What’s suppose to help one of my problems creates terrible results for my other problems. I can’t tell you how frustrating it is for K to watch me go through this and not be able to do anything to help make trying new medicines any easier. Spouses go through so much along with the patients. It’s just as heart wrenching and maddening as being the one trying a new medicine, unsure if this is the one to either make me feel me feel better or make me feel so much worse. There is no cure. We can only hope to slow its progression until a cure is found.
So, here I am after my Pulmonary Hypertension doctor appointment today, waiting to hear if the specialty medication application was approved which will probably be some time next week. Then, I’ll find out how much more this will cost me or if I will qualify for Co-Pay assistance. PH medicine does not come cheaply and can only be dispensed from a “Specialty” Pharmcy. Thankfully, my PH doctor has agreed for me to be titrated up on this medicine slower than normal. We’re hoping by going a little slower, I may be able to tolerate this medicine a little more smoothly.
Meanwhile, it’s raining like crazy here. The air is holding on to all that moisture as long as it can to make me suffer, I’m sure! haha! Not to worry! I have ice cream in the freezer. It helps me to survive anything. Probably even a Zombie Apocalypse too! You never know! Don’t doubt the power of ice cream!!! Mwahahaha!
Be well everyone! Have fun with the Trick-or-Treaters. May you actually have “little” kids show up at your door this year. Be safe.
Remember that November is Pulmonary Hypertension Awareness month.
One of the most important things people do not tend to think about when planning for a road trip while having lung issues, is the how the path you decide to drive will affect your breathing. When I turned 40 years old (nearly 6 years ago!), I begged my husband to take me to Las Vegas. Nearly everyone I knew has been there and had fun. I just haven’t been there and I wanted to go so badly. So, I made it my Birthday wish. Over the years leading up to my 40th birthday, K would always tell me we couldn’t go because it’s a LONG drive and there would be just us driving. He also didn’t think I would do that well on the road driving through the mountains.
Eventually, I wore K down and he started thinking about going since it would be my big 4-0 birthday and he wanted to make it special. We needed someone to go with us. Not just anyone. We ended up taking my MacGyver-like brother-in-law and my older sister, who just happens to be a Physician’s Associate. I asked all my doctors how they felt about me going to Las Vegas (and then on to California) and they all said the same thing. Stay out of the mountains.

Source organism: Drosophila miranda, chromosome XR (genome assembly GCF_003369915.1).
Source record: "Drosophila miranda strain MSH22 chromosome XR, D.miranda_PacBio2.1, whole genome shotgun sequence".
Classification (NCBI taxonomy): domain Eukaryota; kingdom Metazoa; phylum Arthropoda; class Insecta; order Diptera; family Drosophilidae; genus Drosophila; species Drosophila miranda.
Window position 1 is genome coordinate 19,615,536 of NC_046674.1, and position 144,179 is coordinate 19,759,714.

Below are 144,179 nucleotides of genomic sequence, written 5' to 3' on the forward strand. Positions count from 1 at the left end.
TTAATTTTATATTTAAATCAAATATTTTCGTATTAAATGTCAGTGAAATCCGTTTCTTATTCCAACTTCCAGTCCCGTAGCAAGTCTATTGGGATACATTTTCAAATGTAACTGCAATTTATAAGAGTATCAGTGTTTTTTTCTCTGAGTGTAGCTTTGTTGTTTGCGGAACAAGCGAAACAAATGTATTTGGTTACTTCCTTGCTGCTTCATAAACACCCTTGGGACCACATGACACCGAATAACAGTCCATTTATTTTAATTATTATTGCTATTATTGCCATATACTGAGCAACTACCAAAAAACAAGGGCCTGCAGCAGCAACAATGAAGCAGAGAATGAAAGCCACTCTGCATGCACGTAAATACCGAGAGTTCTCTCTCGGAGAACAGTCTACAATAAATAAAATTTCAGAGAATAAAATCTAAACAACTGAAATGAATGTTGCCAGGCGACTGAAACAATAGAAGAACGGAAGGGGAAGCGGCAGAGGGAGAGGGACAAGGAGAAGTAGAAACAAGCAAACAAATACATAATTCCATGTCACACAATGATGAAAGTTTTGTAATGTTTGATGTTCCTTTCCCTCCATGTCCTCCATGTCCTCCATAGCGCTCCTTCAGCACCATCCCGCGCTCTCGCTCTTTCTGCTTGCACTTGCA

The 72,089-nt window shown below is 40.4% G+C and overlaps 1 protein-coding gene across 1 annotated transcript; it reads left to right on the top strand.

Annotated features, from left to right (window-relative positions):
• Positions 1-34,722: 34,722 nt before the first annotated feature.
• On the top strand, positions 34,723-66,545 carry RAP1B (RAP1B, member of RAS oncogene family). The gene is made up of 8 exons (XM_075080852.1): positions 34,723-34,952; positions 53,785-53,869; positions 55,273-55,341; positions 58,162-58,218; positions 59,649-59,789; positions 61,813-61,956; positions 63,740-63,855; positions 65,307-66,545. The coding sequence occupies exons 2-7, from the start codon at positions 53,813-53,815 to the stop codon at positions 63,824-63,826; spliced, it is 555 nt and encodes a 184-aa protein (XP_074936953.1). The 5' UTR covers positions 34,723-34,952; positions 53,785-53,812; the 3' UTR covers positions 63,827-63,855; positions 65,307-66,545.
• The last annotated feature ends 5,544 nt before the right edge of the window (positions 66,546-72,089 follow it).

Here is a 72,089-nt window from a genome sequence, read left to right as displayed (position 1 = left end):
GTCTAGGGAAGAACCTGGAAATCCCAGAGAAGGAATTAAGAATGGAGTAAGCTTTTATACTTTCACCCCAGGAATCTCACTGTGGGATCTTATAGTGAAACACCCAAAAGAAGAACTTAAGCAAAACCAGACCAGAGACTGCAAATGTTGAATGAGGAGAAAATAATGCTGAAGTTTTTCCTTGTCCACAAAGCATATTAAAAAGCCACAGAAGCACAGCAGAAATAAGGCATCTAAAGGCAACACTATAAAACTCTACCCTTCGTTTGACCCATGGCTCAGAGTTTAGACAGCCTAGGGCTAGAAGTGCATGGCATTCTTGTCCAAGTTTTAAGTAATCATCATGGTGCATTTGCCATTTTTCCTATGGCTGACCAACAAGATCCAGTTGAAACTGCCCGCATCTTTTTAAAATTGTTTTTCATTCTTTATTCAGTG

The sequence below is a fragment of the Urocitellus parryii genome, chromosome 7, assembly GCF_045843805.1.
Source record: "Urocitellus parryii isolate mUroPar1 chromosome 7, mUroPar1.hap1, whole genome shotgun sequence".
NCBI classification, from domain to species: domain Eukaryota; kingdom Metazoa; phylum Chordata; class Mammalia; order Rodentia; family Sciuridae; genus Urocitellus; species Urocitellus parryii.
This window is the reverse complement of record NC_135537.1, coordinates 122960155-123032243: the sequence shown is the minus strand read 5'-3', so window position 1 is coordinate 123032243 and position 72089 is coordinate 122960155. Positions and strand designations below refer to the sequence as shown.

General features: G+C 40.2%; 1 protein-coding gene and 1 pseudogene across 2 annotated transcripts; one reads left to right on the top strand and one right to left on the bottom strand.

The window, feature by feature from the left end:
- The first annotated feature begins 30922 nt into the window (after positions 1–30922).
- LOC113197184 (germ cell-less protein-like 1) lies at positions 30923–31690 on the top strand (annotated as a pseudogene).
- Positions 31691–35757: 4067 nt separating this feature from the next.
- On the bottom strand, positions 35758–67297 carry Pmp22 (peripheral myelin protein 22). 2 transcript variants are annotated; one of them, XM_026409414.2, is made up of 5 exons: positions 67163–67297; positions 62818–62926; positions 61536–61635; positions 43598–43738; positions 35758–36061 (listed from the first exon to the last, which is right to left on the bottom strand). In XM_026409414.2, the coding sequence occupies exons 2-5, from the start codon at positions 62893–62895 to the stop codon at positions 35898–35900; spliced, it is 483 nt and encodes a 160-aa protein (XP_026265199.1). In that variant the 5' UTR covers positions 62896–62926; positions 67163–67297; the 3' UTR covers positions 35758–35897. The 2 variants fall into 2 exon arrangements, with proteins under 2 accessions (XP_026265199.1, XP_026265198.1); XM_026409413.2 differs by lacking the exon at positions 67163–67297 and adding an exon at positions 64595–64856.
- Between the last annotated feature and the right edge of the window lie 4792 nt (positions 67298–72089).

Mountains and any altitude that you are not acclimated to can create a big problem for those of us who have breathing problems. Things like increased shortness of breath, sleepiness, chest pain, head aches, and nauseation are just a few of the things that I experience in altitude that is within the range of 3000 feet or higher. It doesn’t take long for the effects of altitude to effect me. It’s a distinct and highly recognizable feeling and it can not only make you feel miserable, it will make you sick.
So, what did we do? First, let me tell you, you must have a back up emergency plan if you truly decide to go… which I don’t recommend doing without a backup plan and talking with your doctor first. Your life and health are too important to not be overly cautious. I then started charting the route that we took. K and I only drive 10-hour days while on a road trip (and yes we took our road trip mascot.. my rubber chicken!).. so we needed to make sure we stopped in locations that, not only have a lower altitude level, but also a place to refill my oxygen if it is time to refill my liquid oxygen reservoir. Wouldn’t want to run out of oxygen while on the road, right? That would be bad as I started using a tad bit more of oxygen while in the car.
Since I live in Fort Worth, Texas, I had to pick a route that skirted most of the mountains and stayed within the lower altitude range. I live in an area that is at around 700 feet above sea level. So, I was guessing that my maximum tolerable altitude would be 3000 feet. Yes I would still have trouble but I would be able to go since my sister was going with us to keep an eye on me. Yes, she’s an awesome sister. I only wished that my little sister could’ve gone too.
I bet you are wondering how I planned the route. First, there’s an app for that but most importantly, there is a really great altitude website that lets you click on any given area and it will tell you the altitude. You can use this map for locations anywhere around the world. Using this, I was able to figure out which highways to use to make my roaodtrip the safest route possible. It wasn’t fool-proof. I still had serious headaches and I was really tired. However, I had the foresight to have purchase a wheel chair through Amazon.com and I took my pulse oximeter to monitor my oxygen saturation.
I hope this helps you plan your road trips. I posted this information in hopes that you remain healthy while on vacation and have all the fun you deserve.